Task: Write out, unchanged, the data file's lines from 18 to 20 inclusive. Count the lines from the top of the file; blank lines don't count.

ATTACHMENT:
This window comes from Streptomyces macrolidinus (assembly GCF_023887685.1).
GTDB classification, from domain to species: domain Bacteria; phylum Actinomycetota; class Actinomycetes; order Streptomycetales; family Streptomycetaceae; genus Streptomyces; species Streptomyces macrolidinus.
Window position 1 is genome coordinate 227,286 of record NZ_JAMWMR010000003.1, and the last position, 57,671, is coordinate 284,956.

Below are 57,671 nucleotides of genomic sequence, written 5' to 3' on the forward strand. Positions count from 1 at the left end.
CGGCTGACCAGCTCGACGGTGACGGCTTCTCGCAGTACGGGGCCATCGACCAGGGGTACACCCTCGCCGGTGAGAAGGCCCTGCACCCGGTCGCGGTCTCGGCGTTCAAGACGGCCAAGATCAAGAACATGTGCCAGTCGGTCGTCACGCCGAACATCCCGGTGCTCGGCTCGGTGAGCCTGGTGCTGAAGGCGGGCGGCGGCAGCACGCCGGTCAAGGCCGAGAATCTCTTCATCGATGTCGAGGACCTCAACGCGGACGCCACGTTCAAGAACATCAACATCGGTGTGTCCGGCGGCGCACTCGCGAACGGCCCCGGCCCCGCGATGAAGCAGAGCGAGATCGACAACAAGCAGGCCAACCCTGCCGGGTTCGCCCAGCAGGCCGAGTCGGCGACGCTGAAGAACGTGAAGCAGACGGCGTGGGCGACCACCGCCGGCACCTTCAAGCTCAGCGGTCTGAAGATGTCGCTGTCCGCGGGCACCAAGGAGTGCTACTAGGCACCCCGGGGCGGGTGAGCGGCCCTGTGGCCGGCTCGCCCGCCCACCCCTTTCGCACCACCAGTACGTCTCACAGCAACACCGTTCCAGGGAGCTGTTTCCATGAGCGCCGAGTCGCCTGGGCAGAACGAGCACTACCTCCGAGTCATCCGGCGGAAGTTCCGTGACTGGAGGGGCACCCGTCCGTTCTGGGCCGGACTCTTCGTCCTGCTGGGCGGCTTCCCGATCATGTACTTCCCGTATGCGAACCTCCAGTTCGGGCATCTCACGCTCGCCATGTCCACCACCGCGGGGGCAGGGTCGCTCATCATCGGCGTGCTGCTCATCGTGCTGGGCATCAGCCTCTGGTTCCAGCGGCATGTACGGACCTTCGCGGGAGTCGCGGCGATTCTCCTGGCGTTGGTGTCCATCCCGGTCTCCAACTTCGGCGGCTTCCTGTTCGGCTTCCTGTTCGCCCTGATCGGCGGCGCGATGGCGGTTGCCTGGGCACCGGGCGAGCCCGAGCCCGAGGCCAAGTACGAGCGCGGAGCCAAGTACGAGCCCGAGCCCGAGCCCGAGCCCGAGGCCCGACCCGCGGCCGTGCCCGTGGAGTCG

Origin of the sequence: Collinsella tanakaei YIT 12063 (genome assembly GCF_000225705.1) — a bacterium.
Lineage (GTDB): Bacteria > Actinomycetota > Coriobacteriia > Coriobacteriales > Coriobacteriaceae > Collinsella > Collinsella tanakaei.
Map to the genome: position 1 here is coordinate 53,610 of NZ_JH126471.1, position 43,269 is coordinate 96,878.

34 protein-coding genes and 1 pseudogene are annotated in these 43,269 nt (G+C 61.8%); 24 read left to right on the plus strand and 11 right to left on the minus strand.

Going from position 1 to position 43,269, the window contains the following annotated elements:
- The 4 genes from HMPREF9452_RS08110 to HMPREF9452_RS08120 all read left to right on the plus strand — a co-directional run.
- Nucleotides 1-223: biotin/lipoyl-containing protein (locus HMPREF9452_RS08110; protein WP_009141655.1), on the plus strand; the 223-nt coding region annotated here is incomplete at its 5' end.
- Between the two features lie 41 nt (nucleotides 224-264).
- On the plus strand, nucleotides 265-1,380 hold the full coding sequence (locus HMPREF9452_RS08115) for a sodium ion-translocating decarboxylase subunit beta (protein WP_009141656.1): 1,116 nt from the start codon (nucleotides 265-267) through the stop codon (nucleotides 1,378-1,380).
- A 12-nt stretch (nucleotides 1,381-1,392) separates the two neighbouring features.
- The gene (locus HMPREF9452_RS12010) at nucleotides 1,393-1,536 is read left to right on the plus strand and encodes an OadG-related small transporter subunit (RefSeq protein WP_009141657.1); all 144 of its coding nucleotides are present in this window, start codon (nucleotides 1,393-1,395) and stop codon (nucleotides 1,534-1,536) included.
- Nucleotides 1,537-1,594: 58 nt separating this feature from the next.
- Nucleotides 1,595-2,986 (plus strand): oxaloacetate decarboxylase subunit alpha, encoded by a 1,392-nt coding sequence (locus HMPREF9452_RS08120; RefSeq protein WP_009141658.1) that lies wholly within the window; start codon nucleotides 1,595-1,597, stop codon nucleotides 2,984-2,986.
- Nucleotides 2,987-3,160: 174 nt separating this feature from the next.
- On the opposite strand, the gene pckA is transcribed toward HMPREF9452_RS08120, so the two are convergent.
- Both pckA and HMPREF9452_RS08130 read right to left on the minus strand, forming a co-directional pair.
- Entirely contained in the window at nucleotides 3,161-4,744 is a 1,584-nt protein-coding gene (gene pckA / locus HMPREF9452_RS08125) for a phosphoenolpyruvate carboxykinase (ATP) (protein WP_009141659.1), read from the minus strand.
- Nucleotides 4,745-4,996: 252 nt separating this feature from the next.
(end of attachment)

- Nucleotides 1,595-2,986 (plus strand): oxaloacetate decarboxylase subunit alpha, encoded by a 1,392-nt coding sequence (locus HMPREF9452_RS08120; RefSeq protein WP_009141658.1) that lies wholly within the window; start codon nucleotides 1,595-1,597, stop codon nucleotides 2,984-2,986.
- Nucleotides 2,987-3,160: 174 nt separating this feature from the next.
- On the opposite strand, the gene pckA is transcribed toward HMPREF9452_RS08120, so the two are convergent.